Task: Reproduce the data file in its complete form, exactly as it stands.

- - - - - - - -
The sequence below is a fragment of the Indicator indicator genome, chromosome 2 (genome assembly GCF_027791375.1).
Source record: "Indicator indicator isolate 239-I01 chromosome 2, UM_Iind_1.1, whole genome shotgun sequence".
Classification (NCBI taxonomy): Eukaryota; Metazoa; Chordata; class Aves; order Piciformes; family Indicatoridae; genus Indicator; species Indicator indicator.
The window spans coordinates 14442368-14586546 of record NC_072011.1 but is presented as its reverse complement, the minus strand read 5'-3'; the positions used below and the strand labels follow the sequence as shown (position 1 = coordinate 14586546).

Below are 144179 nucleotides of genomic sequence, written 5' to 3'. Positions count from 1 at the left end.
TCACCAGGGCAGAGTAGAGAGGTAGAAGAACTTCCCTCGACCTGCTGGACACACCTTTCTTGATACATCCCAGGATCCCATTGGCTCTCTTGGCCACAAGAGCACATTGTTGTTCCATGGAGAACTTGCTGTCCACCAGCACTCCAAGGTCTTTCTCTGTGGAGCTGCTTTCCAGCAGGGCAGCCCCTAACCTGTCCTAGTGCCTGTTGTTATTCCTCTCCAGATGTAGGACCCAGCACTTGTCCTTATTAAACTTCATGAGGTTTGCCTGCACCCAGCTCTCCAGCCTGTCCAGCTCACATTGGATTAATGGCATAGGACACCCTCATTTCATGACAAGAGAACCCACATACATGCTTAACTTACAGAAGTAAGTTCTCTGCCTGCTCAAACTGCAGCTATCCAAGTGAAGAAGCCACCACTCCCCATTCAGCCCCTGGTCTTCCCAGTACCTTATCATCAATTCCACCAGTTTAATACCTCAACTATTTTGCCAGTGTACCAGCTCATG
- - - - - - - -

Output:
The sequence below is a fragment of the Indicator indicator genome, chromosome 2 (genome assembly GCF_027791375.1).
Source record: "Indicator indicator isolate 239-I01 chromosome 2, UM_Iind_1.1, whole genome shotgun sequence".
Classification (NCBI taxonomy): Eukaryota; Metazoa; Chordata; class Aves; order Piciformes; family Indicatoridae; genus Indicator; species Indicator indicator.
The window spans coordinates 14442368-14586546 of record NC_072011.1 but is presented as its reverse complement, the minus strand read 5'-3'; the positions used below and the strand labels follow the sequence as shown (position 1 = coordinate 14586546).

Below are 144179 nucleotides of genomic sequence, written 5' to 3'. Positions count from 1 at the left end.
TCACCAGGGCAGAGTAGAGAGGTAGAAGAACTTCCCTCGACCTGCTGGACACACCTTTCTTGATACATCCCAGGATCCCATTGGCTCTCTTGGCCACAAGAGCACATTGTTGTTCCATGGAGAACTTGCTGTCCACCAGCACTCCAAGGTCTTTCTCTGTGGAGCTGCTTTCCAGCAGGGCAGCCCCTAACCTGTCCTAGTGCCTGTTGTTATTCCTCTCCAGATGTAGGACCCAGCACTTGTCCTTATTAAACTTCATGAGGTTTGCCTGCACCCAGCTCTCCAGCCTGTCCAGCTCACATTGGATTAATGGCATAGGACACCCTCATTTCATGACAAGAGAACCCACATACATGCTTAACTTACAGAAGTAAGTTCTCTGCCTGCTCAAACTGCAGCTATCCAAGTGAAGAAGCCACCACTCCCCATTCAGCCCCTGGTCTTCCCAGTACCTTATCATCAATTCCACCAGTTTAATACCTCAACTATTTTGCCAGTGTACCAGCTCATG